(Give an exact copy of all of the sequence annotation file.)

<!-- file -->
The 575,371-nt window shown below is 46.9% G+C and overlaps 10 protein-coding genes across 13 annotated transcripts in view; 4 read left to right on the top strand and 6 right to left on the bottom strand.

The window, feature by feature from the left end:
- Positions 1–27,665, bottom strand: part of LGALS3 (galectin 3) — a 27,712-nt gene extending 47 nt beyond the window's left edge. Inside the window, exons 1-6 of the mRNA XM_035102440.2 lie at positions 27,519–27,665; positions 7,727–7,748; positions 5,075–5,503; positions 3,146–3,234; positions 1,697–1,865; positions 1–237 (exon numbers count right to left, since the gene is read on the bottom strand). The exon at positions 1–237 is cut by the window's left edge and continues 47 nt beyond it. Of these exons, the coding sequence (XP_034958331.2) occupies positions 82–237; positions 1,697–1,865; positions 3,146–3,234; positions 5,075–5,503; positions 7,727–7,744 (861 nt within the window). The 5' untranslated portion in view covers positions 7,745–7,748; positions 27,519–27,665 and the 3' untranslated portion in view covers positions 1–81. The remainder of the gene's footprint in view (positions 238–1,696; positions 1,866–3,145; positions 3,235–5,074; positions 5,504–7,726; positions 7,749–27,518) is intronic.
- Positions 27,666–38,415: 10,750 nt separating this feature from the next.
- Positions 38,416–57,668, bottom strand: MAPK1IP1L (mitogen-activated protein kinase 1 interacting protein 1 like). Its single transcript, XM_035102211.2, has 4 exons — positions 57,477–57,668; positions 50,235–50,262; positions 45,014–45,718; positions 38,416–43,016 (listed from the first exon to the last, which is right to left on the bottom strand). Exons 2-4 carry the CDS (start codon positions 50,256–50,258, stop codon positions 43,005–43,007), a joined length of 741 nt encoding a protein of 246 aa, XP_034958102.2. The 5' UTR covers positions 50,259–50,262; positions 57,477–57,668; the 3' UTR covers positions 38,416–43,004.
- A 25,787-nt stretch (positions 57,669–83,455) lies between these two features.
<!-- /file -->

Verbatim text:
The 575,371-nt window shown below is 46.9% G+C and overlaps 10 protein-coding genes across 13 annotated transcripts in view; 4 read left to right on the top strand and 6 right to left on the bottom strand.

The window, feature by feature from the left end:
- Positions 1–27,665, bottom strand: part of LGALS3 (galectin 3) — a 27,712-nt gene extending 47 nt beyond the window's left edge. Inside the window, exons 1-6 of the mRNA XM_035102440.2 lie at positions 27,519–27,665; positions 7,727–7,748; positions 5,075–5,503; positions 3,146–3,234; positions 1,697–1,865; positions 1–237 (exon numbers count right to left, since the gene is read on the bottom strand). The exon at positions 1–237 is cut by the window's left edge and continues 47 nt beyond it. Of these exons, the coding sequence (XP_034958331.2) occupies positions 82–237; positions 1,697–1,865; positions 3,146–3,234; positions 5,075–5,503; positions 7,727–7,744 (861 nt within the window). The 5' untranslated portion in view covers positions 7,745–7,748; positions 27,519–27,665 and the 3' untranslated portion in view covers positions 1–81. The remainder of the gene's footprint in view (positions 238–1,696; positions 1,866–3,145; positions 3,235–5,074; positions 5,504–7,726; positions 7,749–27,518) is intronic.
- Positions 27,666–38,415: 10,750 nt separating this feature from the next.
- Positions 38,416–57,668, bottom strand: MAPK1IP1L (mitogen-activated protein kinase 1 interacting protein 1 like). Its single transcript, XM_035102211.2, has 4 exons — positions 57,477–57,668; positions 50,235–50,262; positions 45,014–45,718; positions 38,416–43,016 (listed from the first exon to the last, which is right to left on the bottom strand). Exons 2-4 carry the CDS (start codon positions 50,256–50,258, stop codon positions 43,005–43,007), a joined length of 741 nt encoding a protein of 246 aa, XP_034958102.2. The 5' UTR covers positions 50,259–50,262; positions 57,477–57,668; the 3' UTR covers positions 38,416–43,004.
- A 25,787-nt stretch (positions 57,669–83,455) lies between these two features.